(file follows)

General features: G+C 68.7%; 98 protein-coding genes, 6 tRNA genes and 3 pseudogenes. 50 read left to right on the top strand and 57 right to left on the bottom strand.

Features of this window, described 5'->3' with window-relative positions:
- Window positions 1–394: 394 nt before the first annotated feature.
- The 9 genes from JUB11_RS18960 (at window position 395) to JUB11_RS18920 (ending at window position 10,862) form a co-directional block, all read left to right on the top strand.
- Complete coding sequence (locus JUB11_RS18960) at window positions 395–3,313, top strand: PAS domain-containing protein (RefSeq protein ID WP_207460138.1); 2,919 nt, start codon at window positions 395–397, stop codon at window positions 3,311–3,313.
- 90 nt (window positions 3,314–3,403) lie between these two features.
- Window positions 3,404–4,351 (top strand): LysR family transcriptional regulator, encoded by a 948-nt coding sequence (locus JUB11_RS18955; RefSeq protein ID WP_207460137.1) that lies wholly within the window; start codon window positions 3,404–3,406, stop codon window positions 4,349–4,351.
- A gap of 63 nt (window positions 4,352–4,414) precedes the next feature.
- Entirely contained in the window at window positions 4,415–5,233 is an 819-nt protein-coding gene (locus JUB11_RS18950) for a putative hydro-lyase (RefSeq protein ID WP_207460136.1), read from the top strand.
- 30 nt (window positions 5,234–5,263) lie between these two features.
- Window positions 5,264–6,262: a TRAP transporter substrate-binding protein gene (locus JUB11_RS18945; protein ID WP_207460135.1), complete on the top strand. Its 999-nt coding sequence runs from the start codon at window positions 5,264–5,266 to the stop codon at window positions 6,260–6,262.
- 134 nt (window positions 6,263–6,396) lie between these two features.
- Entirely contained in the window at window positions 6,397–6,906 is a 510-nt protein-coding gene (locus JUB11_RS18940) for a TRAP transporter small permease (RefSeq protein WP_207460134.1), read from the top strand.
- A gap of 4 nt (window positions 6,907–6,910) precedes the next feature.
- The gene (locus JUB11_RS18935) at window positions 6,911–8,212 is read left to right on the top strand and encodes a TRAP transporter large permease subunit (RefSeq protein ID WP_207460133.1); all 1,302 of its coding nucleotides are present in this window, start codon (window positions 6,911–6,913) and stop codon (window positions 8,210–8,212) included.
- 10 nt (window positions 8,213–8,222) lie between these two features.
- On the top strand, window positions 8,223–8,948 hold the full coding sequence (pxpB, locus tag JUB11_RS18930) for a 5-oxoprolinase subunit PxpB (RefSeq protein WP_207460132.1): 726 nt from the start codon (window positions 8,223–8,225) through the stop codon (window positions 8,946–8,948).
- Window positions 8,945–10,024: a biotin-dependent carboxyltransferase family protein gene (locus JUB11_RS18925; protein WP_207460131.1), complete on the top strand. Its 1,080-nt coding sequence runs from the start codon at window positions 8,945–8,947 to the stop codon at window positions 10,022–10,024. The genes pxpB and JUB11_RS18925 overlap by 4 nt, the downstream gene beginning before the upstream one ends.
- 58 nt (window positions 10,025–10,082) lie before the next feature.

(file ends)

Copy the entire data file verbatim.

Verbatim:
General features: G+C 68.7%; 98 protein-coding genes, 6 tRNA genes and 3 pseudogenes. 50 read left to right on the top strand and 57 right to left on the bottom strand.

Features of this window, described 5'->3' with window-relative positions:
- Window positions 1–394: 394 nt before the first annotated feature.
- The 9 genes from JUB11_RS18960 (at window position 395) to JUB11_RS18920 (ending at window position 10,862) form a co-directional block, all read left to right on the top strand.
- Complete coding sequence (locus JUB11_RS18960) at window positions 395–3,313, top strand: PAS domain-containing protein (RefSeq protein ID WP_207460138.1); 2,919 nt, start codon at window positions 395–397, stop codon at window positions 3,311–3,313.
- 90 nt (window positions 3,314–3,403) lie between these two features.
- Window positions 3,404–4,351 (top strand): LysR family transcriptional regulator, encoded by a 948-nt coding sequence (locus JUB11_RS18955; RefSeq protein ID WP_207460137.1) that lies wholly within the window; start codon window positions 3,404–3,406, stop codon window positions 4,349–4,351.
- A gap of 63 nt (window positions 4,352–4,414) precedes the next feature.
- Entirely contained in the window at window positions 4,415–5,233 is an 819-nt protein-coding gene (locus JUB11_RS18950) for a putative hydro-lyase (RefSeq protein ID WP_207460136.1), read from the top strand.
- 30 nt (window positions 5,234–5,263) lie between these two features.
- Window positions 5,264–6,262: a TRAP transporter substrate-binding protein gene (locus JUB11_RS18945; protein ID WP_207460135.1), complete on the top strand. Its 999-nt coding sequence runs from the start codon at window positions 5,264–5,266 to the stop codon at window positions 6,260–6,262.
- 134 nt (window positions 6,263–6,396) lie between these two features.
- Entirely contained in the window at window positions 6,397–6,906 is a 510-nt protein-coding gene (locus JUB11_RS18940) for a TRAP transporter small permease (RefSeq protein WP_207460134.1), read from the top strand.
- A gap of 4 nt (window positions 6,907–6,910) precedes the next feature.
- The gene (locus JUB11_RS18935) at window positions 6,911–8,212 is read left to right on the top strand and encodes a TRAP transporter large permease subunit (RefSeq protein ID WP_207460133.1); all 1,302 of its coding nucleotides are present in this window, start codon (window positions 6,911–6,913) and stop codon (window positions 8,210–8,212) included.
- 10 nt (window positions 8,213–8,222) lie between these two features.
- On the top strand, window positions 8,223–8,948 hold the full coding sequence (pxpB, locus tag JUB11_RS18930) for a 5-oxoprolinase subunit PxpB (RefSeq protein WP_207460132.1): 726 nt from the start codon (window positions 8,223–8,225) through the stop codon (window positions 8,946–8,948).
- Window positions 8,945–10,024: a biotin-dependent carboxyltransferase family protein gene (locus JUB11_RS18925; protein WP_207460131.1), complete on the top strand. Its 1,080-nt coding sequence runs from the start codon at window positions 8,945–8,947 to the stop codon at window positions 10,022–10,024. The genes pxpB and JUB11_RS18925 overlap by 4 nt, the downstream gene beginning before the upstream one ends.
- 58 nt (window positions 10,025–10,082) lie before the next feature.